Here’s a thing. In 1995 in an aquarium in Germany, this crayfish called the marmokrebs appeared out of nowhere. It hadn’t teleported in: it had come into being through (we assume) a random mutation. And the first thing scientists noticed about this new species was that there weren’t any males. Every marmokrebs was genetically identical: a clone of a single ancestor, the marmokrebs Eve.

This offered scientists a fantastic opportunity to disentangle nature and nurture. If members of the species are all genetically identical, any differences must – as anybody would happily concede – down to environmental influences, right? So experiments were made in which marmokrebs were raised in utterly identical controlled environments – same water pH, same food, same light, same temperature, the whole works.

And here’s the marmalade-dropper: these genetically identical, identically raised crayfish were wildly, wildly different from each other. They varied in size by as much as twenty times; they had different numbers of mouthparts and wholly different markings; they reproduced at different times; they exhibited entirely individual behaviours and preferences; they showed preferences for different foods.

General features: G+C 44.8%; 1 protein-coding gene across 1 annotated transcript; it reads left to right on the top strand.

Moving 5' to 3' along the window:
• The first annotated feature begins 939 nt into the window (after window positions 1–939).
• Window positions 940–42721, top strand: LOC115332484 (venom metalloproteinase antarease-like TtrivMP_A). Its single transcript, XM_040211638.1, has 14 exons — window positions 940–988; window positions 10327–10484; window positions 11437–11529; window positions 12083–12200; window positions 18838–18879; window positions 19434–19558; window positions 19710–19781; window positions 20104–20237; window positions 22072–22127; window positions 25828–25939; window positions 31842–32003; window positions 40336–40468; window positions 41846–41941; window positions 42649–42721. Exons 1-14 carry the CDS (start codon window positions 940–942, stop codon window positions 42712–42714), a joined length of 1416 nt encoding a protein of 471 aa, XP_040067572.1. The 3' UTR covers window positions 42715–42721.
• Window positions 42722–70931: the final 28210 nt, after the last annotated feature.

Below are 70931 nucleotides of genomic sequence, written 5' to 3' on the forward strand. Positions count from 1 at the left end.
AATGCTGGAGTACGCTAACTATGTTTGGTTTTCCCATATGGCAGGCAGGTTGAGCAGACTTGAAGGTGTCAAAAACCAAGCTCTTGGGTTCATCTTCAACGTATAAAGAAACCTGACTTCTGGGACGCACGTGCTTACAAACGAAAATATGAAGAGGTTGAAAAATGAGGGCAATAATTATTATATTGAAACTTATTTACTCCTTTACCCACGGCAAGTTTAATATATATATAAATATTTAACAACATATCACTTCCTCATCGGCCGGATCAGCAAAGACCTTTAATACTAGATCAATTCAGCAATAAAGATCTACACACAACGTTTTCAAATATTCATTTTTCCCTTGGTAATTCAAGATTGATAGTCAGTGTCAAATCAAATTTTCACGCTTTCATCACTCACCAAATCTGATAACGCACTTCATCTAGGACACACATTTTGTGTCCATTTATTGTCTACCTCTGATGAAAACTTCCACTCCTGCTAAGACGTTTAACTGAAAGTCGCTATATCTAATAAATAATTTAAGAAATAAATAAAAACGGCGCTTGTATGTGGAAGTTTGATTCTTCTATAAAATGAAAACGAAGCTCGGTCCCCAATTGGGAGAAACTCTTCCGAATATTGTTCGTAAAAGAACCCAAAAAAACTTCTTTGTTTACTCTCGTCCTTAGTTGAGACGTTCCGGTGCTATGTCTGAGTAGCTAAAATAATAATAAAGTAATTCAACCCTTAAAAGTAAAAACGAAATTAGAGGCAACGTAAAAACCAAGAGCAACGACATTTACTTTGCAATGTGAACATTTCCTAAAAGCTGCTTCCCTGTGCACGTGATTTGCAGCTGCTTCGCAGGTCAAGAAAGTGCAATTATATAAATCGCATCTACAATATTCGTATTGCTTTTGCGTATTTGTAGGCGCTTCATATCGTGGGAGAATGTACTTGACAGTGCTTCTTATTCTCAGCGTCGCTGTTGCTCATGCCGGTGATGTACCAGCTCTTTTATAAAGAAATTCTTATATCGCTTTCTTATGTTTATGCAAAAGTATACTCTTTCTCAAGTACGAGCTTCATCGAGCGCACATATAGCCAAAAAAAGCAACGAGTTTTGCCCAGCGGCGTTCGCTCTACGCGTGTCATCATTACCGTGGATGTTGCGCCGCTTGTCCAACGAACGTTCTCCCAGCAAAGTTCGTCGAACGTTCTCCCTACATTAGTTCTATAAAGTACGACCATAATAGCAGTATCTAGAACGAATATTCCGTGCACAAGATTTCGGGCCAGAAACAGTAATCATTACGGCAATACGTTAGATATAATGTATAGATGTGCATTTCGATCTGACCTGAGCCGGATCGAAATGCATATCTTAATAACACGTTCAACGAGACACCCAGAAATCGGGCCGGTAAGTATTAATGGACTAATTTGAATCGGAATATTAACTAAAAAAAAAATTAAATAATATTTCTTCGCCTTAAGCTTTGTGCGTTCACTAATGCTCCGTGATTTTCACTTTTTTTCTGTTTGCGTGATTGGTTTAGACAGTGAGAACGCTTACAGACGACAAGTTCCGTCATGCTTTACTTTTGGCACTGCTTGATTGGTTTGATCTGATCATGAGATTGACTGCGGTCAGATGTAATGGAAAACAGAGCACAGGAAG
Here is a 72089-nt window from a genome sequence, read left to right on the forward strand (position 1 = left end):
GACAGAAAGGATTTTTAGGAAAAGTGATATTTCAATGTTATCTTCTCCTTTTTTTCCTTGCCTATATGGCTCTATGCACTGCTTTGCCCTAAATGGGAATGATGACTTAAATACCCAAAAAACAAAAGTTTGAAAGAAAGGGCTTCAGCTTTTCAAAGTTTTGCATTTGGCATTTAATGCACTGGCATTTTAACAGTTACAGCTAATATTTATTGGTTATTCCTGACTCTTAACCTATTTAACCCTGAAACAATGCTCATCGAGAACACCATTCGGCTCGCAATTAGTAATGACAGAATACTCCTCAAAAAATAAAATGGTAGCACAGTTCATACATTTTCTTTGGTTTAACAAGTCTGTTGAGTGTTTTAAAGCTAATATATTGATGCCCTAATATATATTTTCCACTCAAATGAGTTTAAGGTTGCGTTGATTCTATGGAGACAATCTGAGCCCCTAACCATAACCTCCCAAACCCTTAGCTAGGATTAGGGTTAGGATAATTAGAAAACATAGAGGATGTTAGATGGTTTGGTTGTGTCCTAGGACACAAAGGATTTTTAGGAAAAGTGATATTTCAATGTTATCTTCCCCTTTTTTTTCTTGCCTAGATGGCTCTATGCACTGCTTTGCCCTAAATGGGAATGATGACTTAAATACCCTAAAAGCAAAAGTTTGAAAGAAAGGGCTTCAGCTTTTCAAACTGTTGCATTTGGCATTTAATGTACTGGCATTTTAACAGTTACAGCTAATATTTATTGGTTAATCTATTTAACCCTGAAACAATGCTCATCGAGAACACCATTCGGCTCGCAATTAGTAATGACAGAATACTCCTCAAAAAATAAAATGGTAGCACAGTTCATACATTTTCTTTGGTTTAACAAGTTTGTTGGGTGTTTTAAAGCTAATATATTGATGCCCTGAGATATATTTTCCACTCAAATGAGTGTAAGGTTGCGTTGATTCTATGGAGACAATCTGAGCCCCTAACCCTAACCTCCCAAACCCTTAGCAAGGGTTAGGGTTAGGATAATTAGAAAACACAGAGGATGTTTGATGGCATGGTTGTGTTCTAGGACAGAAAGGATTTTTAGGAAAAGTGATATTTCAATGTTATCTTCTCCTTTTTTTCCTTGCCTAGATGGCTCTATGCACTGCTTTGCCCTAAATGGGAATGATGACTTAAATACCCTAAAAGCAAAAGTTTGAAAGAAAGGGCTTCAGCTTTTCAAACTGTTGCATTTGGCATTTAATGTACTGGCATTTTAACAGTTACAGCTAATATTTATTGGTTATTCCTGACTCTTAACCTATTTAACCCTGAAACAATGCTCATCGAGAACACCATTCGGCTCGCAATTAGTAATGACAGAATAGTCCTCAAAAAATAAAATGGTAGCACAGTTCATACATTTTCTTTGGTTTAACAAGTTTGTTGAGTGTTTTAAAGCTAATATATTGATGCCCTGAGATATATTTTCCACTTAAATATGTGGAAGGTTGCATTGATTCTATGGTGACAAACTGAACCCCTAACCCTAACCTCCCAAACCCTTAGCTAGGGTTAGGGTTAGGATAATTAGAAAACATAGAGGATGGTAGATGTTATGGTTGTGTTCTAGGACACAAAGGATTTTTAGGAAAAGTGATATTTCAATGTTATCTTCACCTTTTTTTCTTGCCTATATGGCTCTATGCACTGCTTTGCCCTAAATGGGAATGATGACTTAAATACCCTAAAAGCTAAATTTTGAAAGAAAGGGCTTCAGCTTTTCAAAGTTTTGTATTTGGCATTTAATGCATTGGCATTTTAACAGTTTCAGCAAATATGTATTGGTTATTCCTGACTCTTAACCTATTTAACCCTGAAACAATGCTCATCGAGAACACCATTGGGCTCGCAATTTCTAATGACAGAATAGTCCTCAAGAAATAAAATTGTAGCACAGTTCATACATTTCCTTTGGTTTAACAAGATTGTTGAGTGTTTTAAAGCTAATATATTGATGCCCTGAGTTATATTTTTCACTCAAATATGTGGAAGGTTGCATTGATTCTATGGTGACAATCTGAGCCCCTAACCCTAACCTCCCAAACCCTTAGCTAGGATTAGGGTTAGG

In practically every respect, they were as different as could be.

So what caused these differences if not genetics or environment? Answer: we don’t know. And most laypeople – myself included, before I’d read Blastland’s book – didn’t even know we didn’t know. You, like me, probably thought that the argument in science was between genes and environment; not between genes and environment and… this other thing. Yet this other thing – this hidden half, called “enigmatic variation” – doesn’t just apply to crayfish. As much as half of human variation can’t be accounted for, writes Blastland, by either genetic or environmental factors.

The story is a caution against the idea that such knowledge as we have is a stable or reliable thing. And from there, Blastland roams across vast areas of inquiry, showing us how little we actually know.

You all know by now, for instance, that economic forecasting isn’t hugely reliable; perhaps it seems obvious that that’s in the nature of the thing. Animal spirits, irrational exuberance and all that, right?